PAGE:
This is the sixth part of a series [ links below], discussing how the same “skate past the facts and hope no one notices” strategy typically employed by most Peak Oil deniers is not-so-surprisingly used by those cheerleading for shale gas development. What triggered this is a March 2012 article written by a Chevron Corporation executive, entitled “The Truth About Natural Gas From Shale.” [Quotes are from that piece unless noted otherwise.]
His stated purpose was quite clear:
Understandably, this natural gas boom has raised some questions and concerns about how this resource is developed, including questions about the process of hydraulic fracturing and the affects, if any, on the water table. While there is much debate and rhetoric surrounding this resource, often times a simple explanation of the process is left out of the discussion. In an effort to help raise awareness of how natural gas from shale is extracted, here is a brief explanation.
Those of us concerned about our energy future believe it’s vital to provide the public with information. It’s not enough to offer vapid assurances that all is well with energy supply and production. Yes, there’s certainly been some good news in the last year or so, and we readily acknowledge that. But that’s only one part of the story. Without context, a great disservice is being extended to the public.
We certainly respect that the vast majority of citizens cannot make or do not have the time or interest or inclination to understand what’s at stake. There is an ongoing, determined effort by too many to at best muddle the issues enough to draw little or no attention from the public to the challenges we face. “Public interest” does not appear to factor into their motivations. Too few are benefiting at the expense of too many. Sound familiar? (It’s not a coincidence.)
Being prepared, understanding the issues, knowing both the positive and the negative aspects of energy supply and production affords citizens their best opportunity to either contribute meaningfully as we address and adapt to the looming problems, or to engage their leaders in more substantive dialogue in order to direct more specific actions. Not knowing there are any problems makes it a wee bit difficult to accomplish any of this. The consequences will thus only be worse. Not a good option.
If nothing else, citizens should easily appreciate that there are two sides to most stories. Too many are telling too many others only one side of the story—and facts tend not to play much of a role.
Once again making the fracking process start to finish sound like not much more than a walk in the park, the Chevron official then said:
Once a well is completed, a pipeline is built to take the natural gas to market to be used for electricity generation, home heating and other energy needs. We then work with the landowner to remediate the drill site and restore the land with minimal impact to its original contours.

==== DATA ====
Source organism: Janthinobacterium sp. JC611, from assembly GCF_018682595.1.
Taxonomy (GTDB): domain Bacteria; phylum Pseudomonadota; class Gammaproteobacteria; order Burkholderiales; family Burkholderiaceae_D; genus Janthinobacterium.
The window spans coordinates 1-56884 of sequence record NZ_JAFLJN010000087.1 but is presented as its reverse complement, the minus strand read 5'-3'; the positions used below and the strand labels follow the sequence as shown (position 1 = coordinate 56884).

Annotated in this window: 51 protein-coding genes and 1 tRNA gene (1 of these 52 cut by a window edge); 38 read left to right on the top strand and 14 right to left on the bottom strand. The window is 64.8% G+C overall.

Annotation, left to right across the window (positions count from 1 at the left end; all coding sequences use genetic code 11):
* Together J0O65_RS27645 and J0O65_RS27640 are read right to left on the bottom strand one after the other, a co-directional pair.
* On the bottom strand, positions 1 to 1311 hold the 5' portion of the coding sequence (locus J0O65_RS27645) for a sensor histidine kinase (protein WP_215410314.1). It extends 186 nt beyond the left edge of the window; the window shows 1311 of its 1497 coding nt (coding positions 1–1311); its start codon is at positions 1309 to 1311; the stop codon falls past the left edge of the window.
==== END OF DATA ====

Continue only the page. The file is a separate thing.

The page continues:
After the well site has been remediated, the remaining footprint of a producing natural gas well is typically less than one acre. It includes a well head, a gas processing unit and one or two water tanks. Natural gas wells that produce from shale rock are typically expected to have a long production life spanning many years.
If only if were that simple….
Fracking is not limited to shale gas production. It is also being used extensively to produce “tight” oil from shale formations. In fact, its relative success is largely responsible for the recent upticks in U.S. production totals. The process itself is not significantly different, and thus the same issues and concerns experienced in other areas of the country (primarily in the Bakken formation whose principal drilling locations are in North Dakota and Montana) apply here.
Evelyn Nieves and Nicholas Kusnetz in particular (here and here) offered wonderful overviews of what residents in North Dakota have been dealing with since fracking became a prime industry there. The titles of those two articles each offer a glimpse of the storylines: “The North Dakota Oil Fracking Boom Creates Clash of Money and Devastation” and “North Dakota’s Oil Boom Brings Damage Along With Prosperity.”
The stories they shared are strikingly similar to accounts regarding residents in the Marcellus formation here in eastern portions of the U.S. I’ve previously mentioned Ms. Nieves’ piece, and found one description particularly telling, so much so that I’ll repeat it here:
No one imagined tanker trucks barreling up and down Main Street, back-to-back like freight trains, seven days and nights a week. No one predicted construction zones that grind traffic to a halt as far as the eye can see, the deafening clatter of semis, the dust kicked up by 10,000 vehicles pulverizing the two-lane road every day or the smell and taste of diesel. No one anticipated the accidents, two or more a week on Main Street and all over the rutted reservation roads, costing lives and shattering families.